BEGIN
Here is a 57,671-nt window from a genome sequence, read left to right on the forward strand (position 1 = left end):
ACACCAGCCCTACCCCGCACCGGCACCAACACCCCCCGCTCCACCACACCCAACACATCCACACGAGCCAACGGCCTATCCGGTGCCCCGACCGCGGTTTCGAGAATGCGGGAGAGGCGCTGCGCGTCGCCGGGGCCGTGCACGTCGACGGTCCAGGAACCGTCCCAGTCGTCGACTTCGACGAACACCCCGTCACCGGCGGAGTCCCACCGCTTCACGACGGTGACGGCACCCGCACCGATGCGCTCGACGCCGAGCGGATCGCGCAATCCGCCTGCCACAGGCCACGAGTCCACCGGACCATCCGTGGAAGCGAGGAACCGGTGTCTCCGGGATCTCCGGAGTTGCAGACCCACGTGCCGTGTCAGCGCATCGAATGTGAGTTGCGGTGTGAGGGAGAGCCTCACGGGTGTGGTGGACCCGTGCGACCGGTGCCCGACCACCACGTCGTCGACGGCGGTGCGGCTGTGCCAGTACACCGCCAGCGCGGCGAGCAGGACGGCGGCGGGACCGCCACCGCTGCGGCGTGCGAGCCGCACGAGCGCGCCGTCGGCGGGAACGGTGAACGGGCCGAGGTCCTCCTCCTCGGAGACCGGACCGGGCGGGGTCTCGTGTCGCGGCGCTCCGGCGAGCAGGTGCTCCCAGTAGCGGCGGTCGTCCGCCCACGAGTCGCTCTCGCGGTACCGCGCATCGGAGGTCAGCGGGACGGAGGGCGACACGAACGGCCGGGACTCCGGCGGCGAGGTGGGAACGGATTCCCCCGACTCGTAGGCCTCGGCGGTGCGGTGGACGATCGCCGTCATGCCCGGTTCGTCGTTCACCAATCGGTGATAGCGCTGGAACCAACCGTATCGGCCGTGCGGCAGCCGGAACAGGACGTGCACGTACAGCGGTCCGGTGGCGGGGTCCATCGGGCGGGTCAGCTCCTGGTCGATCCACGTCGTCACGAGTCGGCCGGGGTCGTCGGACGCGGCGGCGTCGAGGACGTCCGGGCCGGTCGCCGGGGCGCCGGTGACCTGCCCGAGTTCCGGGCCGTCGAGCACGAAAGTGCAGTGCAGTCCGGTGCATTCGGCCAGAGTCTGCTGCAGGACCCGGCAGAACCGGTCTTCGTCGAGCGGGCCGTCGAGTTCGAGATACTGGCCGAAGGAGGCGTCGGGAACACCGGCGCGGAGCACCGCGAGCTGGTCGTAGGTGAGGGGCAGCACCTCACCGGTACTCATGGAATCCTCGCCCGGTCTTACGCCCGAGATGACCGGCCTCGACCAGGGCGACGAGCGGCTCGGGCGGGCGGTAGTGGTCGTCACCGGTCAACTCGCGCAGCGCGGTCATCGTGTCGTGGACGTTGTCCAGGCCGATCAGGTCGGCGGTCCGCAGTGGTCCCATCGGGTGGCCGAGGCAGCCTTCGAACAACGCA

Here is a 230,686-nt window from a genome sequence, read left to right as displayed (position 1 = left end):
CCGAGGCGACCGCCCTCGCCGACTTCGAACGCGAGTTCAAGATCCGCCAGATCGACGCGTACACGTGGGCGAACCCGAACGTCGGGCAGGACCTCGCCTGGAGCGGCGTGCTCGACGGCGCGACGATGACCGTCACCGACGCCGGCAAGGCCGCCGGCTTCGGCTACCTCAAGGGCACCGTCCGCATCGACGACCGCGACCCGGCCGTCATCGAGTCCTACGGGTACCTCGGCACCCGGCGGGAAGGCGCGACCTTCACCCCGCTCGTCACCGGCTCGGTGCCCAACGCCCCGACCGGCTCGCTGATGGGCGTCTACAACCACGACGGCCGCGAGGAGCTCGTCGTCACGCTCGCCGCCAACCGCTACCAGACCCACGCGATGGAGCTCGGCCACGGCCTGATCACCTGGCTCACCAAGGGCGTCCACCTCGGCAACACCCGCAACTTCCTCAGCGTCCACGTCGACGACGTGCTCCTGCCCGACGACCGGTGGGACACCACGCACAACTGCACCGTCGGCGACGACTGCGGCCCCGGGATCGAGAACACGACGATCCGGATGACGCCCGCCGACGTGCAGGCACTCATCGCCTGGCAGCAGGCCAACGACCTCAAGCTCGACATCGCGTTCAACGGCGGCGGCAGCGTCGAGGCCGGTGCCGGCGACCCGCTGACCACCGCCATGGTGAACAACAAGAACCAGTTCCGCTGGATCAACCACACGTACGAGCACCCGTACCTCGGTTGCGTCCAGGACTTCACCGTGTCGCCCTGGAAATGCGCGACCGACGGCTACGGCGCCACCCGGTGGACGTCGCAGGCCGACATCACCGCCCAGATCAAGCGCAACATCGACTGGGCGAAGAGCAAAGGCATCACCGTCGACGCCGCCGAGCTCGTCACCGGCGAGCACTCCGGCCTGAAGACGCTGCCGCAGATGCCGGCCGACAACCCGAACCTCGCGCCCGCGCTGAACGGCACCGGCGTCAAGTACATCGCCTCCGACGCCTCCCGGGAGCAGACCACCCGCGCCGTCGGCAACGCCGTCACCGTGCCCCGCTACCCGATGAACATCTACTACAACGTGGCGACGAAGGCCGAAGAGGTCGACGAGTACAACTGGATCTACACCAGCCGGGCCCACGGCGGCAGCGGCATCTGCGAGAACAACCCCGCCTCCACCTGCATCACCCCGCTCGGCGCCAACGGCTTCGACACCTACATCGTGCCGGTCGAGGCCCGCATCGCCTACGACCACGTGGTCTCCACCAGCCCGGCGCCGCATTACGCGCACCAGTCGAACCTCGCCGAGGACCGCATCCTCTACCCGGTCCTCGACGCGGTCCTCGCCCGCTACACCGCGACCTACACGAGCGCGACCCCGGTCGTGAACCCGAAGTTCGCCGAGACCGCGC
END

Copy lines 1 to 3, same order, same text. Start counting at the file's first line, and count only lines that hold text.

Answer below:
Here is a 57,671-nt window from a genome sequence, read left to right on the forward strand (position 1 = left end):
ACACCAGCCCTACCCCGCACCGGCACCAACACCCCCCGCTCCACCACACCCAACACATCCACACGAGCCAACGGCCTATCCGGTGCCCCGACCGCGGTTTCGAGAATGCGGGAGAGGCGCTGCGCGTCGCCGGGGCCGTGCACGTCGACGGTCCAGGAACCGTCCCAGTCGTCGACTTCGACGAACACCCCGTCACCGGCGGAGTCCCACCGCTTCACGACGGTGACGGCACCCGCACCGATGCGCTCGACGCCGAGCGGATCGCGCAATCCGCCTGCCACAGGCCACGAGTCCACCGGACCATCCGTGGAAGCGAGGAACCGGTGTCTCCGGGATCTCCGGAGTTGCAGACCCACGTGCCGTGTCAGCGCATCGAATGTGAGTTGCGGTGTGAGGGAGAGCCTCACGGGTGTGGTGGACCCGTGCGACCGGTGCCCGACCACCACGTCGTCGACGGCGGTGCGGCTGTGCCAGTACACCGCCAGCGCGGCGAGCAGGACGGCGGCGGGACCGCCACCGCTGCGGCGTGCGAGCCGCACGAGCGCGCCGTCGGCGGGAACGGTGAACGGGCCGAGGTCCTCCTCCTCGGAGACCGGACCGGGCGGGGTCTCGTGTCGCGGCGCTCCGGCGAGCAGGTGCTCCCAGTAGCGGCGGTCGTCCGCCCACGAGTCGCTCTCGCGGTACCGCGCATCGGAGGTCAGCGGGACGGAGGGCGACACGAACGGCCGGGACTCCGGCGGCGAGGTGGGAACGGATTCCCCCGACTCGTAGGCCTCGGCGGTGCGGTGGACGATCGCCGTCATGCCCGGTTCGTCGTTCACCAATCGGTGATAGCGCTGGAACCAACCGTATCGGCCGTGCGGCAGCCGGAACAGGACGTGCACGTACAGCGGTCCGGTGGCGGGGTCCATCGGGCGGGTCAGCTCCTGGTCGATCCACGTCGTCACGAGTCGGCCGGGGTCGTCGGACGCGGCGGCGTCGAGGACGTCCGGGCCGGTCGCCGGGGCGCCGGTGACCTGCCCGAGTTCCGGGCCGTCGAGCACGAAAGTGCAGTGCAGTCCGGTGCATTCGGCCAGAGTCTGCTGCAGGACCCGGCAGAACCGGTCTTCGTCGAGCGGGCCGTCGAGTTCGAGATACTGGCCGAAGGAGGCGTCGGGAACACCGGCGCGGAGCACCGCGAGCTGGTCGTAGGTGAGGGGCAGCACCTCACCGGTACTCATGGAATCCTCGCCCGGTCTTACGCCCGAGATGACCGGCCTCGACCAGGGCGACGAGCGGCTCGGGCGGGCGGTAGTGGTCGTCACCGGTCAACTCGCGCAGCGCGGTCATCGTGTCGTGGACGTTGTCCAGGCCGATCAGGTCGGCGGTCCGCAGTGGTCCCATCGGGTGGCCGAGGCAGCCTTCGAACAACGCA

Here is a 230,686-nt window from a genome sequence, read left to right as displayed (position 1 = left end):